Kongming’s Archives / SOSZ returns

I’ve been on the internet long enough to remember when you dialed into a specific subset of the “internet” and durable websites were rare. In that time I’ve been on a lot of websites, especially forums. We’re now in a place on the internet where the bulk of discussion happens on monolithic sites, and ends up being shallow, combative or generally misunderstood. I’ve always preferred the forum format because it is interactive, generally promotes equality of readership (i.e. it doesn’t bury/surface things quickly like Reddit does) and it is durable (i.e. even a months-old topic can resurface, with all the context intact). Although there are things to like about formats like Reddit or Discord, those kinds of communities tend to be insular and celebrity-focused. That’s if there is any sense of community at all.

When I was bringing videolamer back online early last year, it brought back a wave of nostalgia for how I used to use the internet – rather than refreshing resetera or reddit, monolithic single points of entry for discussion, I used to frequent a half-dozen forums at a time. Discord looped me in to where the communities from some of them are, but there was a hole where Kongming’s Archives (and its forum counterpart, The Scholars of Shen Zhou) used to be. While the Archives are a fantastic resource for fans of Three Kingdoms or related games, the forum (or at least how I used it) is a broader discussion group. I have fond memories of reading discussion on the forum or diving into the officer biographies on KMA going back to the mid-2000s, so seeing it “partially online” was distressing – it has more than 20 years of discussion archived, so the forum itself has become an archive of odds and ends around discussion of Three Kingdoms and related (or tangential) games. I can’t think of anywhere else I would look for discussion of Fantasy Sango / Genso Sangokushi, as one of the more esoteric examples.

Anyway, I was very glad to see Kongming’s Archives and SOSZ have resurfaced. Thanks to James for his work reviving a dedicated, warm community. While I haven’t been an active poster for roughly a decade, I’m excited to see it back up and running. Cheers to those sections of the internet keeping forums alive.

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Strange Journey Part 11: The Finale

As a reminder, these entries contain direct, unmarked spoilers for Strange Journey (specifically the Neutral path finale). If you’re reading this, please be aware.

I actually completed Strange Journey in November and had most of this written by mid-December, but I wanted to ruminate a but on it before putting it up on the internet where the world can see.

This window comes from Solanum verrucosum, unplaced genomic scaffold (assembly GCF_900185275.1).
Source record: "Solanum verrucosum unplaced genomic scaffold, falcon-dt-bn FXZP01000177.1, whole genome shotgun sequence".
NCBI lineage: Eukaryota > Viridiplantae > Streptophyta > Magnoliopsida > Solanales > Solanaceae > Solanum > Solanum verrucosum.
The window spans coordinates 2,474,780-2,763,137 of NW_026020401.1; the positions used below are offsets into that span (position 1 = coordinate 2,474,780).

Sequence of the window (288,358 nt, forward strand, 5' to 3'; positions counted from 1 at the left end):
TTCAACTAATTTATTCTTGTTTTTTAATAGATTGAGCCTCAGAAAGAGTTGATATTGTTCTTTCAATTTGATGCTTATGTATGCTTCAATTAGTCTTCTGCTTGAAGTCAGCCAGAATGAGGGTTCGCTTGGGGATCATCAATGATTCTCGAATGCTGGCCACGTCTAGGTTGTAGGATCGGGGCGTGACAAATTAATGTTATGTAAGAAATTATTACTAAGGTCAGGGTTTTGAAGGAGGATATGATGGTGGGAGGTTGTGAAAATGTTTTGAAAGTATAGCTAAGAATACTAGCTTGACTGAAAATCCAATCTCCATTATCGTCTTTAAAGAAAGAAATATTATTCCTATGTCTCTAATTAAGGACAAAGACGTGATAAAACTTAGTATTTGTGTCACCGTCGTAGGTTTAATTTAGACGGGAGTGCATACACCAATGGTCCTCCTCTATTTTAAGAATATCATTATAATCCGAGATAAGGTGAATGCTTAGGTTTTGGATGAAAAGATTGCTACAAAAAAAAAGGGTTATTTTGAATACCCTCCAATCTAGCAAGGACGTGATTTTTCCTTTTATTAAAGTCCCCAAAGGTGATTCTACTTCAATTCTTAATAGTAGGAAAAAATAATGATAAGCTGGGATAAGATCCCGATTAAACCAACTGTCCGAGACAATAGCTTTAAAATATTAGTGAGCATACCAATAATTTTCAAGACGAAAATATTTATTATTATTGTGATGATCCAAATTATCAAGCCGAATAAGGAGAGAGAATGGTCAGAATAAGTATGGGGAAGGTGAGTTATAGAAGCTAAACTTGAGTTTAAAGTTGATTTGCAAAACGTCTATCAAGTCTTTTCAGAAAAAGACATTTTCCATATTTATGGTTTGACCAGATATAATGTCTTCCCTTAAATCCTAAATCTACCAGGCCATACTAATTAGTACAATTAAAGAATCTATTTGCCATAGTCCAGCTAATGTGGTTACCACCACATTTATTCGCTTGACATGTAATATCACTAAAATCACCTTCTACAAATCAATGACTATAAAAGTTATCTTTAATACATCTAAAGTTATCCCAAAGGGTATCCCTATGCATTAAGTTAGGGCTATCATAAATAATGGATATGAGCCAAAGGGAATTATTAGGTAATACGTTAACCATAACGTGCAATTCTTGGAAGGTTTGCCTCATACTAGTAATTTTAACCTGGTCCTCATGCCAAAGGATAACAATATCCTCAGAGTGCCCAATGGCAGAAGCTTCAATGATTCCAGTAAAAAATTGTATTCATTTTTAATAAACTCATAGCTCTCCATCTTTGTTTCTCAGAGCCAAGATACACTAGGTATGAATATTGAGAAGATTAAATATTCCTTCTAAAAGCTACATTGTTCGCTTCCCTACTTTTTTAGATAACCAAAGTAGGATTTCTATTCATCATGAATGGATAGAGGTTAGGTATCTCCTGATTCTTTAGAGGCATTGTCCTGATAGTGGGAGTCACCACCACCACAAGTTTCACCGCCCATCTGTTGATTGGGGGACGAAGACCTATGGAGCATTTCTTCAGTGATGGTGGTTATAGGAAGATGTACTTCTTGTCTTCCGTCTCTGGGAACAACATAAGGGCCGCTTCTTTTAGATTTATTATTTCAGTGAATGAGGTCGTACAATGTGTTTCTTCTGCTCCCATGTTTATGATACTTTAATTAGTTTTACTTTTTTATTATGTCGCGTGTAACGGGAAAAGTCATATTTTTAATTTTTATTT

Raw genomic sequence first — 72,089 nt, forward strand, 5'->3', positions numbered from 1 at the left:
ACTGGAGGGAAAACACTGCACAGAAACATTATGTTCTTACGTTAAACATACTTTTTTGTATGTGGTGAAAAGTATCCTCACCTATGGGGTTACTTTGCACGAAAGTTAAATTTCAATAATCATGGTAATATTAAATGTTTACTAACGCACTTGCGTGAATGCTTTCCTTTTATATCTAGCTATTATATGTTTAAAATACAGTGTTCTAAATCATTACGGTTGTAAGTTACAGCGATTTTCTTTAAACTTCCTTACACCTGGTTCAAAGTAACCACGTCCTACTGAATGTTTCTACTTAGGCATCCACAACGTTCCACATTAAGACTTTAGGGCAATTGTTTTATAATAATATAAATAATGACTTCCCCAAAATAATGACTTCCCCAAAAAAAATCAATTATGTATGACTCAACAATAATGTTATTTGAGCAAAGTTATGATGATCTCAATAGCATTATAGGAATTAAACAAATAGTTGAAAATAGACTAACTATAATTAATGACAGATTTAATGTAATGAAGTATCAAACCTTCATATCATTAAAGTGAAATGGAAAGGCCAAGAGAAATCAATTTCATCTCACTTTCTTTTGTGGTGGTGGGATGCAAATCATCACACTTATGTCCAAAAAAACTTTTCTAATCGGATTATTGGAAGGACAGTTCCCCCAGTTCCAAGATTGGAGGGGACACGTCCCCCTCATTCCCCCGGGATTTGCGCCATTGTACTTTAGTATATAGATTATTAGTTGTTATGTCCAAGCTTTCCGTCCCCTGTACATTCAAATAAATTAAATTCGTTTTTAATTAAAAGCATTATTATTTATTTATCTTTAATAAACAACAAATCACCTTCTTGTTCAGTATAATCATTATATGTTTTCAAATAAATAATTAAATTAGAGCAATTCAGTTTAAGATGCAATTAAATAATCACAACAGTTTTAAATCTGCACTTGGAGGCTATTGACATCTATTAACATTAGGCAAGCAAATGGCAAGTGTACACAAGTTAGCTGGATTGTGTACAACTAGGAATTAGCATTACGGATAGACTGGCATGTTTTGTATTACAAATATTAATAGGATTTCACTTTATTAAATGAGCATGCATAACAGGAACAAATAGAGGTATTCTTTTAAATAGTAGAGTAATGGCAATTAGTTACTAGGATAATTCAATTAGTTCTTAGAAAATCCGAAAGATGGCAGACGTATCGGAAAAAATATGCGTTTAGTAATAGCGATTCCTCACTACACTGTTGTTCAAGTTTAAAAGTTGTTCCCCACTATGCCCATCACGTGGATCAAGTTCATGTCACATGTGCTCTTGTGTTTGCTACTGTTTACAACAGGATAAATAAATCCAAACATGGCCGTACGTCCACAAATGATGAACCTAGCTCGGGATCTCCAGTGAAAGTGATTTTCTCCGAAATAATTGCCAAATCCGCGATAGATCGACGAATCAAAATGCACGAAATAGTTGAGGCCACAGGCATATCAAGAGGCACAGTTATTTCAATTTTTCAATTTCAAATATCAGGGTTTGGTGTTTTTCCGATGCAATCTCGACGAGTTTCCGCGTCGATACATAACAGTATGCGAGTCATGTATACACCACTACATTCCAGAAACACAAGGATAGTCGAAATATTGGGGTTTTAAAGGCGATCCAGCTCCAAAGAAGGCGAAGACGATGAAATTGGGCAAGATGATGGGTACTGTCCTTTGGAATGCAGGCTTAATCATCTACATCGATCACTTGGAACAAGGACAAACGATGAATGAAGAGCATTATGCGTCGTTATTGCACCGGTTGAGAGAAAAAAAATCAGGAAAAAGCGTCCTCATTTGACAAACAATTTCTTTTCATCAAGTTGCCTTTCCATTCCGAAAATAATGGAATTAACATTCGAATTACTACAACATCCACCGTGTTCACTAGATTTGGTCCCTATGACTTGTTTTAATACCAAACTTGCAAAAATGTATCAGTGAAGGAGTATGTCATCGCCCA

Overall I enjoyed Strange Journey Redux, but it was still longer than I feel it should have been. Specific “this is too much” moments are Carina (did we really have to chase Horkus three times?), Eridanus (teleporter maze + fetching forma for the bad guys), Horologium (11 floors…yeah). Fornax + Grus actually weren’t that bad, from memory. Antlia was fantastic, Bootes and Delphinus were kind of tedious but okay.

If SJ were about half its length, it could have been a snappy “sci-fi horror survival” story with a pro-ecological message and engaging characters that I wouldn’t hesitate to recommend. With the co-op system and demon fusion pain, and dungeons that go longer than they need to, it’s an incredibly slow burn even if it’s fairly easy to pick up and put down.

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Strange Journey Part 10: The Eggs

Just after we attempt to navigate the Vanishing Point to Horologium, we are shown – for once – a clear vision in which the Three Figures reveal what exactly it is they want. This is the longest and most consequential cutscene since the very beginning, in which everything was wrapped in mystery.

I’m sure it’s become obvious by now, but this post will have spoilers for some endgame content of Strange Journey. Delve with diligence.

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Strange Journey Part 9: The Illusionary World

After plunging once more into the Vanishing Point armed with more data, we manage to make it to Sector G: Grus. It initially appears similar to Antlia, but indications are that it contains diverse sections deeper inside.

In Grus, we are able to proceed without incident for awhile, but illusions block our path and Mastema shows up. He has been gathering angelic forces in a hidden enclave within the sector, to prepare for the eventual war with demons over humanity’s fate. Zelenin asks him for guidance with respect to the Red Sprite crew, as she feels they are headed towards internal conflict and hopes for peace. He tells her that she does not need his guidance now, but will someday and to seek him out when that day comes.

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Strange Journey Part 8: The Abstract World

After being rudely rejected by the Vanishing Point emergency-exit, we find ourselves in Fornax, the sixth world of Strange Journey. This world has a relatively muted, orange-ish design with lots of floaty shapes, and the music is actually identical to the second part of Antlia, so in terms of actual aesthetics, it is the most disappointing world so far (although to be fair, I’ve quit the game midway through Bootes twice).

The opener section of Fornax is at least relatively action-packed, since you end up fighting a boss within the first half hour of exploration. This demon makes itself known as Moloch, Morax reborn. It becomes evident that Fornax is some kind of demon breeding ground, and although it may not be the only source of demons, the “Mother” that lives in Fornax created Morax, Mitra, Horkos and Asura but they weren’t able to retain their strongest forms in the upper layers of the Schwarzwelt.

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